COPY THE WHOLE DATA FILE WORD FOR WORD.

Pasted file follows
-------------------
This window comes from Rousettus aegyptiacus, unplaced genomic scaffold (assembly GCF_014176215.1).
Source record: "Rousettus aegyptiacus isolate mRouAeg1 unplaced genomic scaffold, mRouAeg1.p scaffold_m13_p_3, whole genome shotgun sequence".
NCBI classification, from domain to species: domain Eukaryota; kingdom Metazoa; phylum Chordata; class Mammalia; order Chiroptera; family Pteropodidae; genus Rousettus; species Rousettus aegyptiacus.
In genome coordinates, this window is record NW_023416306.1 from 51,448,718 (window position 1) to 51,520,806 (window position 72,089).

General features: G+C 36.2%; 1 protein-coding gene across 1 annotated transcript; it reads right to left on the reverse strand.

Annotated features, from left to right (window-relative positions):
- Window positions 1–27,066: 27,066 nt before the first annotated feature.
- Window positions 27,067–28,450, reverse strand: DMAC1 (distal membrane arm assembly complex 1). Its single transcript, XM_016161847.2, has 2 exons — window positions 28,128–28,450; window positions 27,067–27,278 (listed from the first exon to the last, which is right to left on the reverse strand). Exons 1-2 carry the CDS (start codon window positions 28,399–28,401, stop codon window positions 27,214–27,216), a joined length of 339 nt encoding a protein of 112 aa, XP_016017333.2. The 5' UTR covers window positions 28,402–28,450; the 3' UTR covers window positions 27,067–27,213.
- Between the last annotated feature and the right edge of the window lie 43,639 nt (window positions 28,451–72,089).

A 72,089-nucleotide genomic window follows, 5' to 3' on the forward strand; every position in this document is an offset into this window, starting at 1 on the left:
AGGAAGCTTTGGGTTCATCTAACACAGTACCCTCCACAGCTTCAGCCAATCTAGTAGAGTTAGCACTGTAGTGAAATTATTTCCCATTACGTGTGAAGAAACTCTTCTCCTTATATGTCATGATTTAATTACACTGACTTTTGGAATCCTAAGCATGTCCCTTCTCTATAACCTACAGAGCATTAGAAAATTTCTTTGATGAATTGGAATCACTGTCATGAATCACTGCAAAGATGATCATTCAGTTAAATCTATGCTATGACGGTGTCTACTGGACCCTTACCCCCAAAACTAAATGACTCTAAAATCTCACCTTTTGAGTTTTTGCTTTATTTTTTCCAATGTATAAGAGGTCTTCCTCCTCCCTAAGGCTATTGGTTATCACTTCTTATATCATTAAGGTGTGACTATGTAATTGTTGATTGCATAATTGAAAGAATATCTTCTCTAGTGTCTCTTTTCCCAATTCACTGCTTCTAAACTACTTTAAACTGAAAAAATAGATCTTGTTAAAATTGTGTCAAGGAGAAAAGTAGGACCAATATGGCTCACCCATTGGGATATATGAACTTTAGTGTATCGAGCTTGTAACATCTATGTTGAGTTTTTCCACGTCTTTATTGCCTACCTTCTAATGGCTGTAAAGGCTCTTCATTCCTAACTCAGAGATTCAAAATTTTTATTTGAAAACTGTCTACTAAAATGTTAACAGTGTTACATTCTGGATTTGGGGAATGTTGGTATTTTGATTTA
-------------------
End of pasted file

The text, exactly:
This window comes from Rousettus aegyptiacus, unplaced genomic scaffold (assembly GCF_014176215.1).
Source record: "Rousettus aegyptiacus isolate mRouAeg1 unplaced genomic scaffold, mRouAeg1.p scaffold_m13_p_3, whole genome shotgun sequence".
NCBI classification, from domain to species: domain Eukaryota; kingdom Metazoa; phylum Chordata; class Mammalia; order Chiroptera; family Pteropodidae; genus Rousettus; species Rousettus aegyptiacus.
In genome coordinates, this window is record NW_023416306.1 from 51,448,718 (window position 1) to 51,520,806 (window position 72,089).

General features: G+C 36.2%; 1 protein-coding gene across 1 annotated transcript; it reads right to left on the reverse strand.

Annotated features, from left to right (window-relative positions):
- Window positions 1–27,066: 27,066 nt before the first annotated feature.
- Window positions 27,067–28,450, reverse strand: DMAC1 (distal membrane arm assembly complex 1). Its single transcript, XM_016161847.2, has 2 exons — window positions 28,128–28,450; window positions 27,067–27,278 (listed from the first exon to the last, which is right to left on the reverse strand). Exons 1-2 carry the CDS (start codon window positions 28,399–28,401, stop codon window positions 27,214–27,216), a joined length of 339 nt encoding a protein of 112 aa, XP_016017333.2. The 5' UTR covers window positions 28,402–28,450; the 3' UTR covers window positions 27,067–27,213.
- Between the last annotated feature and the right edge of the window lie 43,639 nt (window positions 28,451–72,089).

A 72,089-nucleotide genomic window follows, 5' to 3' on the forward strand; every position in this document is an offset into this window, starting at 1 on the left:
AGGAAGCTTTGGGTTCATCTAACACAGTACCCTCCACAGCTTCAGCCAATCTAGTAGAGTTAGCACTGTAGTGAAATTATTTCCCATTACGTGTGAAGAAACTCTTCTCCTTATATGTCATGATTTAATTACACTGACTTTTGGAATCCTAAGCATGTCCCTTCTCTATAACCTACAGAGCATTAGAAAATTTCTTTGATGAATTGGAATCACTGTCATGAATCACTGCAAAGATGATCATTCAGTTAAATCTATGCTATGACGGTGTCTACTGGACCCTTACCCCCAAAACTAAATGACTCTAAAATCTCACCTTTTGAGTTTTTGCTTTATTTTTTCCAATGTATAAGAGGTCTTCCTCCTCCCTAAGGCTATTGGTTATCACTTCTTATATCATTAAGGTGTGACTATGTAATTGTTGATTGCATAATTGAAAGAATATCTTCTCTAGTGTCTCTTTTCCCAATTCACTGCTTCTAAACTACTTTAAACTGAAAAAATAGATCTTGTTAAAATTGTGTCAAGGAGAAAAGTAGGACCAATATGGCTCACCCATTGGGATATATGAACTTTAGTGTATCGAGCTTGTAACATCTATGTTGAGTTTTTCCACGTCTTTATTGCCTACCTTCTAATGGCTGTAAAGGCTCTTCATTCCTAACTCAGAGATTCAAAATTTTTATTTGAAAACTGTCTACTAAAATGTTAACAGTGTTACATTCTGGATTTGGGGAATGTTGGTATTTTGATTTA